Posts Tagged ‘das’


SME Stack V0.1, Part 3 – Storage Solutions

January 2, 2009

If storage is the key, shared storage the key that opens all locks. In the early days of file servers, shared storage meant a common file store presented to users over the network infrastructure. This storage was commonly found in a DAS array – usually RAID1 or RAID5 – and managed by a general purpose server operating system (like Windows or Netware). Eventually, such storage paradigms adopted clustering technologies for high-availability, but the underlying principles remained much the same: an extrapolation of a general purpose implementation.

Today, shared storage means something completely different. In fact, the need for “file servers” of old has not disappeared but the dependency on DAS for the place where stored data is ultimately placed has moved to the network. Network attached storage – in the form of filers and network block devices – are replacing DAS as companies retire legacy systems and expand their data storage and business continuity horizons. Today, commercial and open source software options abound that provide stability, performance, scalability, redundancy and feature sets that can provide increased functionality and accelerated ROI to their adopters. Read the rest of this entry ?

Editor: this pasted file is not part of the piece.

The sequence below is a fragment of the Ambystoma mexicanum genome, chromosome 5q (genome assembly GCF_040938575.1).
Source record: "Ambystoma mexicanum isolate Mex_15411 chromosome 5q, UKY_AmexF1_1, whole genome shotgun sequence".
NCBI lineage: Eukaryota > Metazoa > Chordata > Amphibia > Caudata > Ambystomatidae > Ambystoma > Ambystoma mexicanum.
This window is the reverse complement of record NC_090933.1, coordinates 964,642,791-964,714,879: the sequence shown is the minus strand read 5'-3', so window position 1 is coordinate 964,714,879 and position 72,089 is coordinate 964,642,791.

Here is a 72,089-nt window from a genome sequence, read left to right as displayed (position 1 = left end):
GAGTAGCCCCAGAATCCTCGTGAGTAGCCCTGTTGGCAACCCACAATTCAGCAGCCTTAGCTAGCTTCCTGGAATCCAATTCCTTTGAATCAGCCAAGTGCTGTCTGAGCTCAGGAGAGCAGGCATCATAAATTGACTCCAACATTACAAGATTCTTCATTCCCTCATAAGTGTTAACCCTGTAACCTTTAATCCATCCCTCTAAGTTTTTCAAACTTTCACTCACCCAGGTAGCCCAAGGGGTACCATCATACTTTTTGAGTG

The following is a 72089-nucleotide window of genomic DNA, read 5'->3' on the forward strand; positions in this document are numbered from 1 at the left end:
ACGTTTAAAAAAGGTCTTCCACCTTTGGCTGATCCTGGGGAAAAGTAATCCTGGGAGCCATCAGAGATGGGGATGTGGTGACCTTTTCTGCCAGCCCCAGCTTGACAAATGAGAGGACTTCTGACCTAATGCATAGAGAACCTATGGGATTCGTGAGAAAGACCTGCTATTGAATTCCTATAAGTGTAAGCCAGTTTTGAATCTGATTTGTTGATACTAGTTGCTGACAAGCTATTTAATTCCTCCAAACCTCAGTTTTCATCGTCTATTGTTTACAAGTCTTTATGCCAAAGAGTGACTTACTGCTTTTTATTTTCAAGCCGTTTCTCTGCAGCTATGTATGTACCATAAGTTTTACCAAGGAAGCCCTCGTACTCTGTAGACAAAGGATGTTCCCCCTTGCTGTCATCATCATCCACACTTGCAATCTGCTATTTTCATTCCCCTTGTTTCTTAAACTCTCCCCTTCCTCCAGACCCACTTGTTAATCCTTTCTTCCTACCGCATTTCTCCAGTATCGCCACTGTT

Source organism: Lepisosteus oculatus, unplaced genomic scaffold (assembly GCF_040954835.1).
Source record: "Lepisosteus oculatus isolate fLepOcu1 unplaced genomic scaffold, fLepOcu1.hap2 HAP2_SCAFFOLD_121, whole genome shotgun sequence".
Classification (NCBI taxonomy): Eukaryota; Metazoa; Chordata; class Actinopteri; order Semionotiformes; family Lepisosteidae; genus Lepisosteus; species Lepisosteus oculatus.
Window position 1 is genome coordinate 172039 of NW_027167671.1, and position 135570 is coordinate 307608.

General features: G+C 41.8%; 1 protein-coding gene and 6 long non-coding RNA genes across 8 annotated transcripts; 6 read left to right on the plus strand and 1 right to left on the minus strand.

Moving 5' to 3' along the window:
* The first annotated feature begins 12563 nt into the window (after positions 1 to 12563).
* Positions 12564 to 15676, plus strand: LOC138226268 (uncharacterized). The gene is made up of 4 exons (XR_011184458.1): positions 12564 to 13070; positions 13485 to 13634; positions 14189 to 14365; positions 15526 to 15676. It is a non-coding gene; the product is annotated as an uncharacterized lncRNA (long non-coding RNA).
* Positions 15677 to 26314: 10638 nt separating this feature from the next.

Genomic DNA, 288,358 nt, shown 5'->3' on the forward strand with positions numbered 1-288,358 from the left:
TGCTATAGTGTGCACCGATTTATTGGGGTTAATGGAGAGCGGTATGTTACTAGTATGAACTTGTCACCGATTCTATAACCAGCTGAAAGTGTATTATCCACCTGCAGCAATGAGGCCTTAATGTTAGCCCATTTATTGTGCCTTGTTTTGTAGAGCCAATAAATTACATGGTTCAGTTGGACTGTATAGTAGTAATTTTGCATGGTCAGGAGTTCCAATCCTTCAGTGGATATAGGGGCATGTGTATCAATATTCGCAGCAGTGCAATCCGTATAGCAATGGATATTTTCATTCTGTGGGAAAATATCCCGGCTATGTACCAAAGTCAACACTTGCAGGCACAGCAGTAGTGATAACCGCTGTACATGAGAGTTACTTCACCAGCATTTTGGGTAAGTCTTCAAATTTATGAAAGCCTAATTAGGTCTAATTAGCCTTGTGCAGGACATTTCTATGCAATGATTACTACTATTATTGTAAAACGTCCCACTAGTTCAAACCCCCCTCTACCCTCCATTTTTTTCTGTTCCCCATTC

SME Stack V0.1, Part 2 – Storage is Key

December 31, 2008

Storage is key to the virtual infrastructure. That’s right, storage. For business applications network products, hypervisors and management tools all exist to interconnect what? Storage.

Need proof? First, the derivative product from a hypervisor-based computing platform (composite of OS, applications and related data) is a group of files. Second, hypervisor-based storage relies on reliable, target performance, network connected storage to facilitate migration, recovery and duplication (cloning, rapid provisioning, etc.) The network element will simply not be significant a factor in determining performance or utility when TCO is calculated. Third, storage is where hypervisor and non-hypervisor technologies meet in the middle. For some time, a significant number of businesses will need to live in the hybrid world of hardware and virtual computing. The only surviving common element will be storage. Read the rest of this entry ?